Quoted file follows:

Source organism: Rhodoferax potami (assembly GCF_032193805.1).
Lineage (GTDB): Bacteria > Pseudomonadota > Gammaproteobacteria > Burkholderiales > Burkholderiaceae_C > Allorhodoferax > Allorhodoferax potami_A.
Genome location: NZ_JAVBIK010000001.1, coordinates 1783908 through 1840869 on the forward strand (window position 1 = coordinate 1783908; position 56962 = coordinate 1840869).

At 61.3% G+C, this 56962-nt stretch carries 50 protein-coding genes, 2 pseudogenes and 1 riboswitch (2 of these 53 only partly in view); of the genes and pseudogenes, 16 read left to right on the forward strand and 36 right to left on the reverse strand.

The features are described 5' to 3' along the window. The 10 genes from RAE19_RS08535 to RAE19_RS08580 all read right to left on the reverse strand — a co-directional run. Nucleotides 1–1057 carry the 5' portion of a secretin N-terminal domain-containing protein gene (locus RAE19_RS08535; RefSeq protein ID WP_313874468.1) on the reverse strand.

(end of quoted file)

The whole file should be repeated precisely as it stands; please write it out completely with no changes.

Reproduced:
Source organism: Rhodoferax potami (assembly GCF_032193805.1).
Lineage (GTDB): Bacteria > Pseudomonadota > Gammaproteobacteria > Burkholderiales > Burkholderiaceae_C > Allorhodoferax > Allorhodoferax potami_A.
Genome location: NZ_JAVBIK010000001.1, coordinates 1783908 through 1840869 on the forward strand (window position 1 = coordinate 1783908; position 56962 = coordinate 1840869).

At 61.3% G+C, this 56962-nt stretch carries 50 protein-coding genes, 2 pseudogenes and 1 riboswitch (2 of these 53 only partly in view); of the genes and pseudogenes, 16 read left to right on the forward strand and 36 right to left on the reverse strand.

The features are described 5' to 3' along the window. The 10 genes from RAE19_RS08535 to RAE19_RS08580 all read right to left on the reverse strand — a co-directional run. Nucleotides 1–1057 carry the 5' portion of a secretin N-terminal domain-containing protein gene (locus RAE19_RS08535; RefSeq protein ID WP_313874468.1) on the reverse strand.